Jesus and the Church: Reflections from the Global Theology Conference 2018

A CRUCIFORM GOD AND A CRUCIFORM CHURCH

Rev. Dr. Rob Fringer is Principal and Lecturer in Biblical Studies and Biblical Languages at Nazarene Theological College in Brisbane, Australia.

 

The term “cruciform” simply means cross-shaped. However, when used about the Triune God (Father, Son, and Holy Spirit) it takes on much deeper meaning and significance. This moves beyond just saying that Jesus was crucified. It speaks of the motivation behind his actions and, therefore, of his very character. Jesus was motivated by love for all of his creation and his actions reveal that self-giving love, humble power, and relational holiness are part of who he is. Moreover, it is not just part of who Jesus is, Jesus reflects the heart of the Father and the Holy Spirit in all he is and all he does (John 3:16; Rom 5:8; Phil 2:5-11). In other words, we do not just have a cruciform Christ, we have a cruciform Father and a cruciform Spirit; we have a cruciform God!

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This image was spoken about in many ways at the Global Theology Conference. For some, it was an affirmation of what they already understood about this God. However, for others, it was a struggle to think of God in this way. They preferred a resurrected and exalted God over a crucified one, or at least the balance of these two realities. After all, Scripture absolutely does evidence the power and victory of God, and we live in the hope of the resurrection and restoration of all creation. However, this is somewhat to miss the point; no one is really trying to deny these truths. It is rather to focus on how God accomplished this victory, which helps us better understand who this God is and who we as the church are called to be as a result. God accomplished salvation not by wielding his power but by wielding his love. In other words, God’s love defines his power and how he uses it.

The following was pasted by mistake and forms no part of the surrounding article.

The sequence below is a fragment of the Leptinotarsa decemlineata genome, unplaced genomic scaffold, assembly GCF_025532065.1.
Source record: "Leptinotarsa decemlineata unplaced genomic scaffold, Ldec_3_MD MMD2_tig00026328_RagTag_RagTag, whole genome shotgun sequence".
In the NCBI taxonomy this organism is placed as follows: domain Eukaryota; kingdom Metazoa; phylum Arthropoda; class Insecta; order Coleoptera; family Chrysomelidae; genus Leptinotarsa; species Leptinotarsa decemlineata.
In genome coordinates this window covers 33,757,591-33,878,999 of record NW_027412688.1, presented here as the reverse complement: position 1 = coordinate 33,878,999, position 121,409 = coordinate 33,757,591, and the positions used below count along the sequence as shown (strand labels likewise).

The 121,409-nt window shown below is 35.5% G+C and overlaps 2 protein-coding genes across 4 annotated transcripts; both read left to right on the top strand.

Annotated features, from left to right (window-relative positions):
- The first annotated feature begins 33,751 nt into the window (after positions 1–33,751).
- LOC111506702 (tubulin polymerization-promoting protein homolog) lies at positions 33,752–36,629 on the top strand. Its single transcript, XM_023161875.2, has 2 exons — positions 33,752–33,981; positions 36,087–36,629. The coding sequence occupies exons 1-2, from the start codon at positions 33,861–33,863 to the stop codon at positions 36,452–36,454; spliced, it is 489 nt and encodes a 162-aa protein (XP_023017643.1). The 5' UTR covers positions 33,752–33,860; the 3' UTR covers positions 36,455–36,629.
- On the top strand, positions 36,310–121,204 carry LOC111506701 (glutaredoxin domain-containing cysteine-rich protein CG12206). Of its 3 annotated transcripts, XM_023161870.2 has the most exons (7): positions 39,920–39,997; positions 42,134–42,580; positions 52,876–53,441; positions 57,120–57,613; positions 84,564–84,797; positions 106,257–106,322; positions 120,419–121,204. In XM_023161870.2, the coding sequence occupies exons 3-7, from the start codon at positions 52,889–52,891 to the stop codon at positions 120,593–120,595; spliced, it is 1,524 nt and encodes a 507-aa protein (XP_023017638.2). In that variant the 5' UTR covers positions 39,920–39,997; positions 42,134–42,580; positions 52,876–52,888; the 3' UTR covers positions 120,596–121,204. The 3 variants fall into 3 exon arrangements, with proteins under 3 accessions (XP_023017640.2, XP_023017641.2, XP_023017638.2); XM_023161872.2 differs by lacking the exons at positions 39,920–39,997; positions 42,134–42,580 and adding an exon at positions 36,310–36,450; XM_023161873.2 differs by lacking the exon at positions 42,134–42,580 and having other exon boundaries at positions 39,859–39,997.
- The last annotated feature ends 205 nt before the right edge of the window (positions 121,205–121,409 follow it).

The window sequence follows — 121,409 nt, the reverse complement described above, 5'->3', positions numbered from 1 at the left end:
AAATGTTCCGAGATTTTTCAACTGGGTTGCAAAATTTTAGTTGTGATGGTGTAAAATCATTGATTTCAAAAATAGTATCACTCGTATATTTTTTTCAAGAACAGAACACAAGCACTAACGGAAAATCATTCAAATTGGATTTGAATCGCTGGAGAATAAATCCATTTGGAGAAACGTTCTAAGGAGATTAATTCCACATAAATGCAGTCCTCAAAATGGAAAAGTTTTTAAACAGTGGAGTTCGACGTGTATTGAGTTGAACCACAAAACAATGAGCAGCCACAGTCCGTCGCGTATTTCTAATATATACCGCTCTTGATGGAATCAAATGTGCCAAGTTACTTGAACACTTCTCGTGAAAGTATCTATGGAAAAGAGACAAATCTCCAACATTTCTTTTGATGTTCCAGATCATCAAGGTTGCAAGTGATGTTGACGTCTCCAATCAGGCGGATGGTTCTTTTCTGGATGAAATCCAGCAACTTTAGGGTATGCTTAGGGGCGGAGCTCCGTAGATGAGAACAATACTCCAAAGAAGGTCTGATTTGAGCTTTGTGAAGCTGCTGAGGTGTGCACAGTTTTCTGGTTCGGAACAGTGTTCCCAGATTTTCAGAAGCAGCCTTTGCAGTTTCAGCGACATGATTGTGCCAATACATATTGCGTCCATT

Similarly, the church is called to reflect this cruciform God by living in and living out God’s self-giving love, humble power, and relational holiness (Matt 5:43-48; 22:37-40; John 15:9-17; 1 Cor 13:1-13; Gal 5:22-23; Eph 5:2; 1 John 4:8, 19-21). It is as we become a cruciform church that we evidence God’s love and character to the world. In the words of the Apostle Paul: “We always carry around in our body the death of Jesus, so that the life of Jesus may also be revealed in our body. For we who are alive are always being given over to death for Jesus’ sake, so that his life may also be revealed in our mortal body” (2 Cor 4:10-11). In this, the world sees a different God than they expected, and the Holy Spirit moves mightily.

This conference reminded us of the importance of our understanding of Christ. A proper Christology (understanding of Christ) gives us a proper Theology (understanding of the Triune God) and moves us toward a proper ecclesiology (understanding of the church) and missiology (understanding of the Church’s mission in the world).